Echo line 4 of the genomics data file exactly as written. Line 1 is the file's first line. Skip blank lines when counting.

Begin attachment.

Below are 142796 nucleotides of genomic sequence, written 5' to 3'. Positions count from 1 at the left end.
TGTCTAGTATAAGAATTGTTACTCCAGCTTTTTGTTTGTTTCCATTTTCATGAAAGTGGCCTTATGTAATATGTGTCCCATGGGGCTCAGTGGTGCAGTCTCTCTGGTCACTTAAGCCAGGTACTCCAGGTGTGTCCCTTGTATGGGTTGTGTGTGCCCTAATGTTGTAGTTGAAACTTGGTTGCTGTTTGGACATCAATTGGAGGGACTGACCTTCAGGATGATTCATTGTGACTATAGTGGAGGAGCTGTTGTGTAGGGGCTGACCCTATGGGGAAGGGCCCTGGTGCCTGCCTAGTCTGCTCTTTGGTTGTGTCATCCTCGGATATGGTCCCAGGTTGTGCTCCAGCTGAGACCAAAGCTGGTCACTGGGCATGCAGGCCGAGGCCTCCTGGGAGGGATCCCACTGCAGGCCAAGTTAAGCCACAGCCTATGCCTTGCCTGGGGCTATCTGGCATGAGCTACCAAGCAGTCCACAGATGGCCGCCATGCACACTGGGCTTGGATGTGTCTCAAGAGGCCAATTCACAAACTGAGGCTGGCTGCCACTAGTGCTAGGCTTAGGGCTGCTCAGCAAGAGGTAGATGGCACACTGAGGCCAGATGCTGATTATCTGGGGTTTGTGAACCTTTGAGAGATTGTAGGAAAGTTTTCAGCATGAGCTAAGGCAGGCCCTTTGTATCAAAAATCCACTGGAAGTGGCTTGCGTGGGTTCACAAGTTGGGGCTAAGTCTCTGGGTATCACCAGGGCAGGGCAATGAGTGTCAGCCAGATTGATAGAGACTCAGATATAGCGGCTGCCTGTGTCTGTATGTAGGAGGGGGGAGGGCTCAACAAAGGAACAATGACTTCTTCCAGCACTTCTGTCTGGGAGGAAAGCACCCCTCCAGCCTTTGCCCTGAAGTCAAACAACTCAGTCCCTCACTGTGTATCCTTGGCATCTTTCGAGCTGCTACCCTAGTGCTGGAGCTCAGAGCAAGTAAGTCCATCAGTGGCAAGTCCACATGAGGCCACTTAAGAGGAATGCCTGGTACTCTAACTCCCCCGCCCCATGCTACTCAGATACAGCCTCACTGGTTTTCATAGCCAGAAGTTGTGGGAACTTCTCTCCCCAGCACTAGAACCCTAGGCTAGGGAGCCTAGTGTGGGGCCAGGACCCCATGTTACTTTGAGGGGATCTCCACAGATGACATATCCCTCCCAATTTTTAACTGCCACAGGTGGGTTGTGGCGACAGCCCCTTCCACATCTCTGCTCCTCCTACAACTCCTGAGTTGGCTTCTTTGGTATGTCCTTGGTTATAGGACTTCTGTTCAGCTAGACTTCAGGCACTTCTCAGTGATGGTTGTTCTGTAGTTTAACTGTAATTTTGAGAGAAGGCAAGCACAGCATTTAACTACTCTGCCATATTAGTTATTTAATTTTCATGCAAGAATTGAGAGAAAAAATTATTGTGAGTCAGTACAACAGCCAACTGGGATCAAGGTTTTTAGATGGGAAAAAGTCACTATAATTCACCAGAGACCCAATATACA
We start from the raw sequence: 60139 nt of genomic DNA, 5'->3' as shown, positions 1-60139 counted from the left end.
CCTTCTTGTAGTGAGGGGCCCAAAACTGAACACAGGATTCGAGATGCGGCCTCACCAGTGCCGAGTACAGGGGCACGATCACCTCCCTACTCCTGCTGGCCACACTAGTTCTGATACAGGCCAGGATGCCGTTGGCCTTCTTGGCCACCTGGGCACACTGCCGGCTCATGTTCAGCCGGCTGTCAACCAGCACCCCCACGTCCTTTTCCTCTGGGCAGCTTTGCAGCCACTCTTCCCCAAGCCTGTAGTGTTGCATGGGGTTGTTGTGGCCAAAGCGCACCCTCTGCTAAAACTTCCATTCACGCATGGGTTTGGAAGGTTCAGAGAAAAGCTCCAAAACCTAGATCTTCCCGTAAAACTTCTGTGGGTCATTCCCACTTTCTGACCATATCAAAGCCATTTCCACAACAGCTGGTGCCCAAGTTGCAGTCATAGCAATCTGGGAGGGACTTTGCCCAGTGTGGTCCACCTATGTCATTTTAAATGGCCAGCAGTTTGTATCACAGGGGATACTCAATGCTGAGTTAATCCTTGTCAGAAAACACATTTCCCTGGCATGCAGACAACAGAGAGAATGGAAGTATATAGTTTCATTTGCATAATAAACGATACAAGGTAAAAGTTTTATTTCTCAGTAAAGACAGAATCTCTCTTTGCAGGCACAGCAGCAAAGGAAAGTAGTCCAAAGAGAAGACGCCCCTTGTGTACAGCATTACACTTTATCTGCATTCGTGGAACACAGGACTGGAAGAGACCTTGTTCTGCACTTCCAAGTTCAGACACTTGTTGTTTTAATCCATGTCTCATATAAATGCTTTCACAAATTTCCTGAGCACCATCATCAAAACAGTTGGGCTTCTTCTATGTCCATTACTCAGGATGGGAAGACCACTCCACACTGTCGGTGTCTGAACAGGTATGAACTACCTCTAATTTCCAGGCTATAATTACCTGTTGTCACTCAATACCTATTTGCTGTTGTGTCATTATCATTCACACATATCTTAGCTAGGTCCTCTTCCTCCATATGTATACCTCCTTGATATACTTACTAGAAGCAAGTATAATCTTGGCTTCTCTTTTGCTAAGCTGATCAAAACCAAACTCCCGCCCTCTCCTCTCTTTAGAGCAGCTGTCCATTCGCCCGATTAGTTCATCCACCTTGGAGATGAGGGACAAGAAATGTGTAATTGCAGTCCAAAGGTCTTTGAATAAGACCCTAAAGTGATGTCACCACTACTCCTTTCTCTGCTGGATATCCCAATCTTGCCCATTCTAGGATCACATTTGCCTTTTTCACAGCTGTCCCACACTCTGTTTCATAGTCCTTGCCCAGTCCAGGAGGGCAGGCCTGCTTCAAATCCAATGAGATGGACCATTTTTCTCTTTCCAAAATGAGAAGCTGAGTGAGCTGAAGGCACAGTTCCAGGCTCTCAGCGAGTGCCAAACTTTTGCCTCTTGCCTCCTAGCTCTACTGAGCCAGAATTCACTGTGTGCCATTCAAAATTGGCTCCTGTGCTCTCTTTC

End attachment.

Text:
CCTTCTTGTAGTGAGGGGCCCAAAACTGAACACAGGATTCGAGATGCGGCCTCACCAGTGCCGAGTACAGGGGCACGATCACCTCCCTACTCCTGCTGGCCACACTAGTTCTGATACAGGCCAGGATGCCGTTGGCCTTCTTGGCCACCTGGGCACACTGCCGGCTCATGTTCAGCCGGCTGTCAACCAGCACCCCCACGTCCTTTTCCTCTGGGCAGCTTTGCAGCCACTCTTCCCCAAGCCTGTAGTGTTGCATGGGGTTGTTGTGGCCAAAGCGCACCCTCTGCTAAAACTTCCATTCACGCATGGGTTTGGAAGGTTCAGAGAAAAGCTCCAAAACCTAGATCTTCCCGTAAAACTTCTGTGGGTCATTCCCACTTTCTGACCATATCAAAGCCATTTCCACAACAGCTGGTGCCCAAGTTGCAGTCATAGCAATCTGGGAGGGACTTTGCCCAGTGTGGTCCACCTATGTCATTTTAAATGGCCAGCAGTTTGTATCACAGGGGATACTCAATGCTGAGTTAATCCTTGTCAGAAAACACATTTCCCTGGCATGCAGACAACAGAGAGAATGGAAGTATATAGTTTCATTTGCATAATAAACGATACAAGGTAAAAGTTTTATTTCTCAGTAAAGACAGAATCTCTCTTTGCAGGCACAGCAGCAAAGGAAAGTAGTCCAAAGAGAAGACGCCCCTTGTGTACAGCATTACACTTTATCTGCATTCGTGGAACACAGGACTGGAAGAGACCTTGTTCTGCACTTCCAAGTTCAGACACTTGTTGTTTTAATCCATGTCTCATATAAATGCTTTCACAAATTTCCTGAGCACCATCATCAAAACAGTTGGGCTTCTTCTATGTCCATTACTCAGGATGGGAAGACCACTCCACACTGTCGGTGTCTGAACAGGTATGAACTACCTCTAATTTCCAGGCTATAATTACCTGTTGTCACTCAATACCTATTTGCTGTTGTGTCATTATCATTCACACATATCTTAGCTAGGTCCTCTTCCTCCATATGTATACCTCCTTGATATACTTACTAGAAGCAAGTATAATCTTGGCTTCTCTTTTGCTAAGCTGATCAAAACCAAACTCCCGCCCTCTCCTCTCTTTAGAGCAGCTGTCCATTCGCCCGATTAGTTCATCCACCTTGGAGATGAGGGACAAGAAATGTGTAATTGCAGTCCAAAGGTCTTTGAATAAGACCCTAAAGTGATGTCACCACTACTCCTTTCTCTGCTGGATATCCCAATCTTGCCCATTCTAGGATCACATTTGCCTTTTTCACAGCTGTCCCACACTCTGTTTCATAGTCCTTGCCCAGTCCAGGAGGGCAGGCCTGCTTCAAATCCAATGAGATGGACCATTTTTCTCTTTCCAAAATGAGAAGCTGAGTGAGCTGAAGGCACAGTTCCAGGCTCTCAGCGAGTGCCAAACTTTTGCCTCTTGCCTCCTAGCTCTACTGAGCCAGAATTCACTGTGTGCCATTCAAAATTGGCTCCTGTGCTCTCTTTC